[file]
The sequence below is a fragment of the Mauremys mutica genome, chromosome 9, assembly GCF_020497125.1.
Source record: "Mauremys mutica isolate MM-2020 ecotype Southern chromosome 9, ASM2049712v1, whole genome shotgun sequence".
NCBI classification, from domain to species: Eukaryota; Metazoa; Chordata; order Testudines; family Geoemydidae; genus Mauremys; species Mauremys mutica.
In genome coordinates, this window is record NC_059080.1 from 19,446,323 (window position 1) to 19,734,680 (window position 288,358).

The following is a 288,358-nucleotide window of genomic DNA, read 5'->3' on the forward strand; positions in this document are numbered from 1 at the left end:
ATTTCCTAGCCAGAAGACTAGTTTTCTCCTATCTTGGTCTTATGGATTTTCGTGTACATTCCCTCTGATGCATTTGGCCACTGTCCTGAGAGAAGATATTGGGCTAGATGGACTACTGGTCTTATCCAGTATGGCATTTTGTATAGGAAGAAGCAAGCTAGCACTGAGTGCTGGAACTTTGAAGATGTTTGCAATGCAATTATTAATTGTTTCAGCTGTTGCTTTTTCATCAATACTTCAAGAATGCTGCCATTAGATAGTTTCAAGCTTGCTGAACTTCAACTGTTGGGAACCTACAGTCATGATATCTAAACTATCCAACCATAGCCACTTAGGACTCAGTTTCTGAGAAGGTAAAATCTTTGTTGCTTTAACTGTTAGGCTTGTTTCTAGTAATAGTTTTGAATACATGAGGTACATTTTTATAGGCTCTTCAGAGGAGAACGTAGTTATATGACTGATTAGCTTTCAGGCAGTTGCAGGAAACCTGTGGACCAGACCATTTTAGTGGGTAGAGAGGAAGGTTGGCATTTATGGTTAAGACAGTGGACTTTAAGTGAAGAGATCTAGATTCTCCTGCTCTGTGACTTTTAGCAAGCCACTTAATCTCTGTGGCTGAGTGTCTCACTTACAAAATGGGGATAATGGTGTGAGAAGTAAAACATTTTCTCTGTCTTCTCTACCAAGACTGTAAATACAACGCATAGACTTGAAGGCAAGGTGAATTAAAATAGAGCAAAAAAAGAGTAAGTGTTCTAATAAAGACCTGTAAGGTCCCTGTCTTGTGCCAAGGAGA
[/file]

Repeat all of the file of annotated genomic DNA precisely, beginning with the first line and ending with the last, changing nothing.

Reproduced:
The sequence below is a fragment of the Mauremys mutica genome, chromosome 9, assembly GCF_020497125.1.
Source record: "Mauremys mutica isolate MM-2020 ecotype Southern chromosome 9, ASM2049712v1, whole genome shotgun sequence".
NCBI classification, from domain to species: Eukaryota; Metazoa; Chordata; order Testudines; family Geoemydidae; genus Mauremys; species Mauremys mutica.
In genome coordinates, this window is record NC_059080.1 from 19,446,323 (window position 1) to 19,734,680 (window position 288,358).

The following is a 288,358-nucleotide window of genomic DNA, read 5'->3' on the forward strand; positions in this document are numbered from 1 at the left end:
ATTTCCTAGCCAGAAGACTAGTTTTCTCCTATCTTGGTCTTATGGATTTTCGTGTACATTCCCTCTGATGCATTTGGCCACTGTCCTGAGAGAAGATATTGGGCTAGATGGACTACTGGTCTTATCCAGTATGGCATTTTGTATAGGAAGAAGCAAGCTAGCACTGAGTGCTGGAACTTTGAAGATGTTTGCAATGCAATTATTAATTGTTTCAGCTGTTGCTTTTTCATCAATACTTCAAGAATGCTGCCATTAGATAGTTTCAAGCTTGCTGAACTTCAACTGTTGGGAACCTACAGTCATGATATCTAAACTATCCAACCATAGCCACTTAGGACTCAGTTTCTGAGAAGGTAAAATCTTTGTTGCTTTAACTGTTAGGCTTGTTTCTAGTAATAGTTTTGAATACATGAGGTACATTTTTATAGGCTCTTCAGAGGAGAACGTAGTTATATGACTGATTAGCTTTCAGGCAGTTGCAGGAAACCTGTGGACCAGACCATTTTAGTGGGTAGAGAGGAAGGTTGGCATTTATGGTTAAGACAGTGGACTTTAAGTGAAGAGATCTAGATTCTCCTGCTCTGTGACTTTTAGCAAGCCACTTAATCTCTGTGGCTGAGTGTCTCACTTACAAAATGGGGATAATGGTGTGAGAAGTAAAACATTTTCTCTGTCTTCTCTACCAAGACTGTAAATACAACGCATAGACTTGAAGGCAAGGTGAATTAAAATAGAGCAAAAAAAGAGTAAGTGTTCTAATAAAGACCTGTAAGGTCCCTGTCTTGTGCCAAGGAGA